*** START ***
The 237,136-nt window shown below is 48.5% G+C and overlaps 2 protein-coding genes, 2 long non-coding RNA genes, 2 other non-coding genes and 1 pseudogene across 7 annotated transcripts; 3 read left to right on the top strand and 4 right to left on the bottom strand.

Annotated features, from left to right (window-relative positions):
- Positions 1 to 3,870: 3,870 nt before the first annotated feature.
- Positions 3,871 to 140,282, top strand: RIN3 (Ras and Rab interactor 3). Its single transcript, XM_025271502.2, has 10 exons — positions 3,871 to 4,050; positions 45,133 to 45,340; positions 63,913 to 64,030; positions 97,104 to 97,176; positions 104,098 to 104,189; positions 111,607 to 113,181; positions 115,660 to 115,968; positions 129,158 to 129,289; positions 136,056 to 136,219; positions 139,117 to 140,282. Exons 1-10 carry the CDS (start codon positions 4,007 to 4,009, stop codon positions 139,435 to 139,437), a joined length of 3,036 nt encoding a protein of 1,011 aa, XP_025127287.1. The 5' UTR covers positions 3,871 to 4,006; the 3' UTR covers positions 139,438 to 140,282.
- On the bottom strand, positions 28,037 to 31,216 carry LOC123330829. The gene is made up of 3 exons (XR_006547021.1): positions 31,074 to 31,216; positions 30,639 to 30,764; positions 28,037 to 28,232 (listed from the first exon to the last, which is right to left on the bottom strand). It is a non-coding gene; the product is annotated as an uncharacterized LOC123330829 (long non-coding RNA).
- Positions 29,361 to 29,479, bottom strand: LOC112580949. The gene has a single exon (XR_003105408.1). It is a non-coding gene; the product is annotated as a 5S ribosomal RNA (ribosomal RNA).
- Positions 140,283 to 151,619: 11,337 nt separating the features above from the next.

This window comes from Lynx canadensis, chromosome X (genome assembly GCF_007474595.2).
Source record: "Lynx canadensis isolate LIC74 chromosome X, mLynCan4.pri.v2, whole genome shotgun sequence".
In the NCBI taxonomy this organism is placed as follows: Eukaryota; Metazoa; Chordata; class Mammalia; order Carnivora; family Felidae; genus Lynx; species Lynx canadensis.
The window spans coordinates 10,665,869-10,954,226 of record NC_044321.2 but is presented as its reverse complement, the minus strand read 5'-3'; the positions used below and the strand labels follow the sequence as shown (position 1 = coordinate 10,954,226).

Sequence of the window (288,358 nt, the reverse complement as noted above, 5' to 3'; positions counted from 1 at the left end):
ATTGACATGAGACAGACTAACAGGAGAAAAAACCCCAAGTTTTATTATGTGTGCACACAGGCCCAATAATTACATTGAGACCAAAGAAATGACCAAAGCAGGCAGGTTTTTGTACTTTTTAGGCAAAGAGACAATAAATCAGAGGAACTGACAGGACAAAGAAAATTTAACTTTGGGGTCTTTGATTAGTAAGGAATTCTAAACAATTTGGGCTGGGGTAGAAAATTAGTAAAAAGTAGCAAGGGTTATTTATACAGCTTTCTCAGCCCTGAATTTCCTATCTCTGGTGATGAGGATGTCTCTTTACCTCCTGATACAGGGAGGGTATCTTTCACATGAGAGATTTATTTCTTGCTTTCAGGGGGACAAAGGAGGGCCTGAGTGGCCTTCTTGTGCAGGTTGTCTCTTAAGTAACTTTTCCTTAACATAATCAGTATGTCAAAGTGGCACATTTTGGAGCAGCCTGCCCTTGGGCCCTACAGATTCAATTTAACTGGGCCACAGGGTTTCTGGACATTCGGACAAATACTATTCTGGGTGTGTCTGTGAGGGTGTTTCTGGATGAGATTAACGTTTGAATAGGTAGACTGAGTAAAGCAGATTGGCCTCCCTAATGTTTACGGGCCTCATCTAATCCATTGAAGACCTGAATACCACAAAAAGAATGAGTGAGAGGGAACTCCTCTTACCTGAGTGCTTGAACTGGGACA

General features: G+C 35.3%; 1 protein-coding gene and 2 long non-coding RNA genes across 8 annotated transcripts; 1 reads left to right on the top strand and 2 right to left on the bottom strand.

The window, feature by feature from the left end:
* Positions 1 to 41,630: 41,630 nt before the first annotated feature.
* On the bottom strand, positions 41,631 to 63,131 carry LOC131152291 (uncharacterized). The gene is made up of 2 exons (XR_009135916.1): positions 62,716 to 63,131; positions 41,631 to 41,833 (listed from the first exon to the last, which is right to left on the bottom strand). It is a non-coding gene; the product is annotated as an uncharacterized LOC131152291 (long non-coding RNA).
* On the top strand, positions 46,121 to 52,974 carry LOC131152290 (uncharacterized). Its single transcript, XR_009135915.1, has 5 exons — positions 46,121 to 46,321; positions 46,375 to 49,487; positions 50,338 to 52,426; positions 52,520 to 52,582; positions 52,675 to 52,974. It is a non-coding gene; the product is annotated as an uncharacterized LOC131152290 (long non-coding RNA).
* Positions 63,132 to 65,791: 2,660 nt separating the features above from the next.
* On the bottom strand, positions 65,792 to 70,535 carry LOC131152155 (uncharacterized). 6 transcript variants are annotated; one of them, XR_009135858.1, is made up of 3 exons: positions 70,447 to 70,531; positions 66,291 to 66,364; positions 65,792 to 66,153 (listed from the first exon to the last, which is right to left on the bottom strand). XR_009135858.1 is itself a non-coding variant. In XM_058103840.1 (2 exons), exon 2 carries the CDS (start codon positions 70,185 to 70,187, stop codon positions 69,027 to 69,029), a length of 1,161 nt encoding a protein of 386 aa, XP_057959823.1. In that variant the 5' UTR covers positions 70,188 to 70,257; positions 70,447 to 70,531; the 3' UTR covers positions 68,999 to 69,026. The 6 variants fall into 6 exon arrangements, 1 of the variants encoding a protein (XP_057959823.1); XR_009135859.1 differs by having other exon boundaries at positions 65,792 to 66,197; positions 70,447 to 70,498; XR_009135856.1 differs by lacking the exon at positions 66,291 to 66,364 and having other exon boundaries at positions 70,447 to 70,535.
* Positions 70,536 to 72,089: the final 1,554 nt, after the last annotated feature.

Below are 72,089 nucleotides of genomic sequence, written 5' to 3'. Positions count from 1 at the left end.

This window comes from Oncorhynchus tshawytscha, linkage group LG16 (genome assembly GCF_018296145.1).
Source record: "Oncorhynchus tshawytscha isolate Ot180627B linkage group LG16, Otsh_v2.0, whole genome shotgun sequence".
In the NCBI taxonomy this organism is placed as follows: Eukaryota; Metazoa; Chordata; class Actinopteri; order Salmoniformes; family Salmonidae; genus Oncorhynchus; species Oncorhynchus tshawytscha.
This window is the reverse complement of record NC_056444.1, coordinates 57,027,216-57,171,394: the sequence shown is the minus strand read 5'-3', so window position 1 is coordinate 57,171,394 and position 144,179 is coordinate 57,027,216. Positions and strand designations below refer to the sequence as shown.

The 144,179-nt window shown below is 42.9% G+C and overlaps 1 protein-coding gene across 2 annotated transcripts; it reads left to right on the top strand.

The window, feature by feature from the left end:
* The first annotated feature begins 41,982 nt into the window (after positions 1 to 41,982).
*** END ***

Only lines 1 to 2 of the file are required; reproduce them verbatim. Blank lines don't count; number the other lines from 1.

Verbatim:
The 237,136-nt window shown below is 48.5% G+C and overlaps 2 protein-coding genes, 2 long non-coding RNA genes, 2 other non-coding genes and 1 pseudogene across 7 annotated transcripts; 3 read left to right on the top strand and 4 right to left on the bottom strand.

Annotated features, from left to right (window-relative positions):